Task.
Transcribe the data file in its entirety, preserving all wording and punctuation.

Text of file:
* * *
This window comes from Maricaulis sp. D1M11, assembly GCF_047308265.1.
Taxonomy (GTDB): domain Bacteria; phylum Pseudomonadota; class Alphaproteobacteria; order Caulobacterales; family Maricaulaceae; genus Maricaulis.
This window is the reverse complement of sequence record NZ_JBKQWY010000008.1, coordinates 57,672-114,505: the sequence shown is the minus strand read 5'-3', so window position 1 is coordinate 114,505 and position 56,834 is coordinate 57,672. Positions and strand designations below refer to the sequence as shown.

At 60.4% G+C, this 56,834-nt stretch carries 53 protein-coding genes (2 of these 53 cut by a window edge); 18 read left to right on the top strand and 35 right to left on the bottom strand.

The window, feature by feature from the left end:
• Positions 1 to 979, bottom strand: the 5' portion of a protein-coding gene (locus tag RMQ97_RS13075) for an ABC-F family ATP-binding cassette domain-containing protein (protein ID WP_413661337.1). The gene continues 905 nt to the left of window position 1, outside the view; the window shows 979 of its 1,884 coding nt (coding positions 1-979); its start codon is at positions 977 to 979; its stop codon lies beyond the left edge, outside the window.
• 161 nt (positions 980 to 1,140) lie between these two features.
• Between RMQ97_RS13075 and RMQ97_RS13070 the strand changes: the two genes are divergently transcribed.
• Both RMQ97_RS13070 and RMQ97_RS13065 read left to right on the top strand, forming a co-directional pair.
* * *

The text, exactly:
This window comes from Maricaulis sp. D1M11, assembly GCF_047308265.1.
Taxonomy (GTDB): domain Bacteria; phylum Pseudomonadota; class Alphaproteobacteria; order Caulobacterales; family Maricaulaceae; genus Maricaulis.
This window is the reverse complement of sequence record NZ_JBKQWY010000008.1, coordinates 57,672-114,505: the sequence shown is the minus strand read 5'-3', so window position 1 is coordinate 114,505 and position 56,834 is coordinate 57,672. Positions and strand designations below refer to the sequence as shown.

At 60.4% G+C, this 56,834-nt stretch carries 53 protein-coding genes (2 of these 53 cut by a window edge); 18 read left to right on the top strand and 35 right to left on the bottom strand.

The window, feature by feature from the left end:
• Positions 1 to 979, bottom strand: the 5' portion of a protein-coding gene (locus tag RMQ97_RS13075) for an ABC-F family ATP-binding cassette domain-containing protein (protein ID WP_413661337.1). The gene continues 905 nt to the left of window position 1, outside the view; the window shows 979 of its 1,884 coding nt (coding positions 1-979); its start codon is at positions 977 to 979; its stop codon lies beyond the left edge, outside the window.
• 161 nt (positions 980 to 1,140) lie between these two features.
• Between RMQ97_RS13075 and RMQ97_RS13070 the strand changes: the two genes are divergently transcribed.
• Both RMQ97_RS13070 and RMQ97_RS13065 read left to right on the top strand, forming a co-directional pair.